As the nation, and the world, is entranced by the outstanding athletes at the 2016 Olympic Games, Phi Mu wants to celebrate swimmer, and pilot, Iris Cummings Critchell.
She is a woman of many accomplishments, and certainly a woman ahead of her time.
After attending the 1932 Olympics as a spectator, at the age of 11, Iris developed a passion for swimming and began training competitively, winning many local and regional competitions. She actively swam, rode her bike and lifted weights to train.
Iris won the American national 200-meter breaststroke championship in 1936, which led to her selection on the United States Olympic delegation. In her opening heat in Berlin, she placed fourth and was not able to compete further in the games. Nonetheless, she remained national champion in that event through 1939.
“Now the Olympic experience, that was completely unexpected,” stated Iris in an interview in 1988 with the Amateur Athletic Foundation. She went on to describe the thrill of the Opening Ceremonies and watching swimming and other events. It took the U.S. athletes 10 days by boat to travel to Germany.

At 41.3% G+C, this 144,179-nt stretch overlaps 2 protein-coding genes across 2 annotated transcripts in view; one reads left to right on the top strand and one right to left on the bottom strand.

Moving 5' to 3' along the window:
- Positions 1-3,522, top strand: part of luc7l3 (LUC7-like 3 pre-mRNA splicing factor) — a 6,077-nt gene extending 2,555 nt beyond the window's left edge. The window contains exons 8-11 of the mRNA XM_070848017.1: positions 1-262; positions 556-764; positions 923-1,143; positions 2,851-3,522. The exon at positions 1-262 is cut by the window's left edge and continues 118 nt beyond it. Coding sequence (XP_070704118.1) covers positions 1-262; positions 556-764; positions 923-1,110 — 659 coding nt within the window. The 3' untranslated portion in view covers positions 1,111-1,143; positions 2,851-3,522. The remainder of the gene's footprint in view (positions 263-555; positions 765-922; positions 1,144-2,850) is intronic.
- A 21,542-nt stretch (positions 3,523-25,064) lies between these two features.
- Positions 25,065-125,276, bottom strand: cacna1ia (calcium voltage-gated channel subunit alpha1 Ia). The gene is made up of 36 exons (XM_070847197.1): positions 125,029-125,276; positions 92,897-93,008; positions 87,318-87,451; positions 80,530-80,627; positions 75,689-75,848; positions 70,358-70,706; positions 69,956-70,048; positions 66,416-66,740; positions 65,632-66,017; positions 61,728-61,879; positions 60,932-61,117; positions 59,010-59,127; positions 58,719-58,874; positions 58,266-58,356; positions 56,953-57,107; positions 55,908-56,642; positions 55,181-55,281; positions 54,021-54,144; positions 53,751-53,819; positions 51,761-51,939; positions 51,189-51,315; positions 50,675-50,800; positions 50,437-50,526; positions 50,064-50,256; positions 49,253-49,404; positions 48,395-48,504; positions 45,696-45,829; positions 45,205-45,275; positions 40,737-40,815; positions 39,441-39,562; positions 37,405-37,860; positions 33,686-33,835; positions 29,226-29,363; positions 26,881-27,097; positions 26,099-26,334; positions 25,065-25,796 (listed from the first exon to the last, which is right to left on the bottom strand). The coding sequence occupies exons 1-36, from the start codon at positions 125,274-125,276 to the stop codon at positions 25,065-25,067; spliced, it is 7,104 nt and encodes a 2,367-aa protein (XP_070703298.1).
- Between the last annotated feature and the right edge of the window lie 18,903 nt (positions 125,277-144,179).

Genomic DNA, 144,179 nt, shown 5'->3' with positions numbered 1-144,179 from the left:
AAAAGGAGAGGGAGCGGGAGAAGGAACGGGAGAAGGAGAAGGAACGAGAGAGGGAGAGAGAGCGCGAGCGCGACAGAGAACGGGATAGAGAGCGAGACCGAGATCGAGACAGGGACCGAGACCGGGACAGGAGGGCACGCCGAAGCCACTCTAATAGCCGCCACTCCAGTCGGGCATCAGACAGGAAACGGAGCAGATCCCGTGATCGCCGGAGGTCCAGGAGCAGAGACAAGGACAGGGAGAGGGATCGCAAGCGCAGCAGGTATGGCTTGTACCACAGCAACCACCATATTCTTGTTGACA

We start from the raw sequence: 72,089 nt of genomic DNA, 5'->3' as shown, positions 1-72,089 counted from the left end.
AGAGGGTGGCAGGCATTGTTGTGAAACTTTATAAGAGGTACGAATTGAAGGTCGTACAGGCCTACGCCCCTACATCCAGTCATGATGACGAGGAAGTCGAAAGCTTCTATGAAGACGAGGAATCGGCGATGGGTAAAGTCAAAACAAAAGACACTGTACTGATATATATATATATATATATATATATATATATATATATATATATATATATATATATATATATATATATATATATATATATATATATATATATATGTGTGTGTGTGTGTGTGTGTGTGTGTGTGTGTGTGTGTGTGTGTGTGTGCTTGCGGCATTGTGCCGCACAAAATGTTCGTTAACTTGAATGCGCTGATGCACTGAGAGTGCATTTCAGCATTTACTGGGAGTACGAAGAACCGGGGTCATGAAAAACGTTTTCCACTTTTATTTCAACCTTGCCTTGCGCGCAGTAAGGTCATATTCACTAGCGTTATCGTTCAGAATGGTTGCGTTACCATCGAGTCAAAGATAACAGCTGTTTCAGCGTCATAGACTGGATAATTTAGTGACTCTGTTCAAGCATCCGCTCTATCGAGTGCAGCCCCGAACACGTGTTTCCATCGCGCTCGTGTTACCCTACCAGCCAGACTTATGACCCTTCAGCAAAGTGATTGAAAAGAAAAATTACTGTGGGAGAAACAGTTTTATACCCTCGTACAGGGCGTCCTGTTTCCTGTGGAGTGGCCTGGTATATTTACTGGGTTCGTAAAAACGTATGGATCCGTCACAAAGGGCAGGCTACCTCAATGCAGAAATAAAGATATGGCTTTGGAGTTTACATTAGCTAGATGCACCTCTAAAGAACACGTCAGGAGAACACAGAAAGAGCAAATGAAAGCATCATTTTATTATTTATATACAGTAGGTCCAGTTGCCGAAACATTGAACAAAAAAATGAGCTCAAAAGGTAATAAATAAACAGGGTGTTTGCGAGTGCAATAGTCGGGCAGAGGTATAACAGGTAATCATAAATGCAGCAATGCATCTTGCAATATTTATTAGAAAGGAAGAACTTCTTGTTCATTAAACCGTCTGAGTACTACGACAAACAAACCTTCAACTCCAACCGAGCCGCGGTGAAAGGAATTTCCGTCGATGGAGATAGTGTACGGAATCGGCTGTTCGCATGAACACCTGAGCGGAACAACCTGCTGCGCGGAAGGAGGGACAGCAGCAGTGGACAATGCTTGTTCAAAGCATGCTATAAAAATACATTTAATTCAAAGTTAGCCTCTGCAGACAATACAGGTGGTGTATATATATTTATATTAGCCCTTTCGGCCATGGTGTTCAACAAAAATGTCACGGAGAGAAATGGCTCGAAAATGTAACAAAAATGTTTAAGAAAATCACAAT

Not only did Iris represent the United States in Olympics, she went on to the University of Southern California’s first Civilian Pilot Training Program, worked as a flight instructor and then served as a member of the Women Airforce Service Pilots (WASPs) during World War II. She graduated from USC, where she joined the Iota Sigma Chapter of Phi Mu, in 1941 with a degree in physical sciences and math.
Iris and her husband, Howard Critchell, a fellow pilot, helped found the Bates Aeronautics program at Harvey Mudd College and ran it together for over 15 years. When Howard retired, Iris ran it for 11 more years. Iris has been a member of the Ninety-Nines, an organization dedicated to the support of women pilots, since 1952.
Phi Mu congratulates Iris on her athletic and professional success and wishes all American, and all Olympic, athletes success in the games in Rio!
Written By: Jackie Isaacson